To further develop this idea, we can think of Moses who was also on a mountain where the glory of God was revealed. In Exodus 33, Moses asks God to show His glory. God’s response was that Moses could not see His face and live. We read:

“But He said, ‘You cannot see My face; for no man shall see Me, and live.’ And the Lord said, “Here is a place by Me, and you shall stand on the rock. So it shall be, while My glory passes by, that I will put you in the cleft of the rock, and will cover you with My hand while I pass by. Then I will take away My hand, and you shall see My back; but My face shall not be seen.’”

Notice that Moses was covered while God’s glory passed by. Moses eventually got his request not on Mount Sinai, but on the Mount of Transfiguration as he conversed with Jesus and Elijah. As Moses came down to the camp, his face shone from the encounter, which led to Moses putting a veil over his face as he conversed with the people.

Commenting on this, Paul says in 2 Corinthians 3 that the children of Israel were not able to look at Moses’ face because he was reflecting the glory of God. Even though it was a mere reflection and a fading one at that. He then goes on to say in verse 18:

“But we all, with unveiled face, beholding as in a mirror the glory of the Lord, are being transformed into the same image from glory to glory, just as by the Spirit of the Lord.”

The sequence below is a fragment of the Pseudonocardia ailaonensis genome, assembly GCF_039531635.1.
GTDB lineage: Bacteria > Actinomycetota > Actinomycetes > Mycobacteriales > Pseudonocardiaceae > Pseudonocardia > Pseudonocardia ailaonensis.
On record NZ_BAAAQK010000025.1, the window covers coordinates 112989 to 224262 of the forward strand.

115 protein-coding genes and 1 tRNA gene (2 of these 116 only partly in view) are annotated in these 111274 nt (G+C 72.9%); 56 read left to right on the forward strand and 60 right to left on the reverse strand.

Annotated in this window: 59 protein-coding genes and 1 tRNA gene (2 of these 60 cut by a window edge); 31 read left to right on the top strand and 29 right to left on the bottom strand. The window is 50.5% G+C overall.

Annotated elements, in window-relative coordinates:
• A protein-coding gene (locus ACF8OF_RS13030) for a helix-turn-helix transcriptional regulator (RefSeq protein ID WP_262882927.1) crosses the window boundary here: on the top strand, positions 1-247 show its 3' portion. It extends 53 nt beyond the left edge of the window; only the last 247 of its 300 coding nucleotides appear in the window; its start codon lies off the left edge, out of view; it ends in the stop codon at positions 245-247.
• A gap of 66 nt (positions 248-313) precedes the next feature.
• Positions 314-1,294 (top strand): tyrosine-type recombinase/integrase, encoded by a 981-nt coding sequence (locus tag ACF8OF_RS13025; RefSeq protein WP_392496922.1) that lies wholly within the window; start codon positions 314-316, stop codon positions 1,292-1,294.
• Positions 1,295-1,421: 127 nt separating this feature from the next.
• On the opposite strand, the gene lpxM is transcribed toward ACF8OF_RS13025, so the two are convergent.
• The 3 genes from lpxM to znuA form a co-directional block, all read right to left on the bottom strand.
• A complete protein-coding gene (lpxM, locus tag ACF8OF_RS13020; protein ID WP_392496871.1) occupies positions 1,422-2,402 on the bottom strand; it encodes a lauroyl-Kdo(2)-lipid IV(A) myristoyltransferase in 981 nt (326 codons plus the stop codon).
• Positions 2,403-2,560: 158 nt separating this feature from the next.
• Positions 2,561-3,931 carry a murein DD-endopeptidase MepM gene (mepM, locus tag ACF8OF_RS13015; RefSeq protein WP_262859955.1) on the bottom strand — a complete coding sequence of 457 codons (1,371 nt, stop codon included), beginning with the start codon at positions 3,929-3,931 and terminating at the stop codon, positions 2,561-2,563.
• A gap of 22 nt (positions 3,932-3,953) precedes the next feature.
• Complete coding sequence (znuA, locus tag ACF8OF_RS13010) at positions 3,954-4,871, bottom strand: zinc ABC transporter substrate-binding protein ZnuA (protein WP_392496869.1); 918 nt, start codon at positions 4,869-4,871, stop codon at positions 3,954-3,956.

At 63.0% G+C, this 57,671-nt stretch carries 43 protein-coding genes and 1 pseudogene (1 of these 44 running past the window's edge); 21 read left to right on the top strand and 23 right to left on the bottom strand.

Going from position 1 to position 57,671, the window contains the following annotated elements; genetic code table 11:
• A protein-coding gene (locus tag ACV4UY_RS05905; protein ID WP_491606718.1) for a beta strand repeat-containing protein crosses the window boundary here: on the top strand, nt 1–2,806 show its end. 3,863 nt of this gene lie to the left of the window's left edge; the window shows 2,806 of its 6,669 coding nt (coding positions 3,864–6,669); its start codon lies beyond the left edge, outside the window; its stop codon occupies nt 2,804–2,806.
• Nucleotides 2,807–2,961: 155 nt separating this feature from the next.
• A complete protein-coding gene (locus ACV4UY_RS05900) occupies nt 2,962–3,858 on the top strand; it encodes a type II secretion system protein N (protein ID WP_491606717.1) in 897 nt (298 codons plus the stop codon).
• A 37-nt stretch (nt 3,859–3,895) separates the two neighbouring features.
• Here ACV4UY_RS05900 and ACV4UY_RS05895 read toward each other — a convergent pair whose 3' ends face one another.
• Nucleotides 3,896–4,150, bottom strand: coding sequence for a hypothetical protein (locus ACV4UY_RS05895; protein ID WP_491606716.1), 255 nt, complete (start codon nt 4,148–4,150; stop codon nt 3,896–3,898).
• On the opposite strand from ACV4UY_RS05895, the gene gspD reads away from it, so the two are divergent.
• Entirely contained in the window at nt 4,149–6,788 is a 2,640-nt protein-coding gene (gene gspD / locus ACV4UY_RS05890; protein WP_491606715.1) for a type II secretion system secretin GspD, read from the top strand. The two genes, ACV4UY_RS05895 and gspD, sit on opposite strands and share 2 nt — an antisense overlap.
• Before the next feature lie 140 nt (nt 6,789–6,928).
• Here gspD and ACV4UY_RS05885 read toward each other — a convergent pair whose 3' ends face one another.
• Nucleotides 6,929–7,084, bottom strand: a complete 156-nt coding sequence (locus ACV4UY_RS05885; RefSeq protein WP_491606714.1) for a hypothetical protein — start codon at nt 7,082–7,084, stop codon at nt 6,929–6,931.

In Christ, the veil is removed, and we see God’s glory as it is revealed in and through Jesus, who is the brightness of His glory and express image of His person (Hebrews 1:3).

John also tells us that Jesus reveals God’s glory and the Father. In His introduction, he plays heavily on the theme of light. This is because He is seeking to draw our minds to the glorious light of God’s nature. This light he says, is Jesus. Then, in the span of five verses, he associates Jesus with the glory of God and manifestation of the Father.

“And the Word became flesh and dwelt among us, and we beheld His glory, the glory as of the only begotten of the Father, full of grace and truth” (John 1:14).

“No one has seen God at any time. The only begotten Son, who is in the bosom of the Father, He has declared Him” (John 1:18).

Moses was not allowed to see God and live.

Yet in Christ, we are allowed to see God and live.

All because Jesus clothed and united Himself to us in adding flesh to His person. Remember our verse in Hebrews tells us that the flesh of Jesus is a veil.

The immediate reference is to the temple veil. It is as this veil torn, that we are able to see what it hides, namely the glory of God in the holy place where God sits enthroned between the cherubim.

It is the tearing of this veil of His flesh that we will take up in our next reflection.

In closing, I invite you to reflect on the following statement. God who dwells in unapproachable light has come near to us in the humanity of His Son Jesus as one of us. Sharing in our flesh.

Keith Fortenberry is the pastor of Calvary Chapel Heidelberg.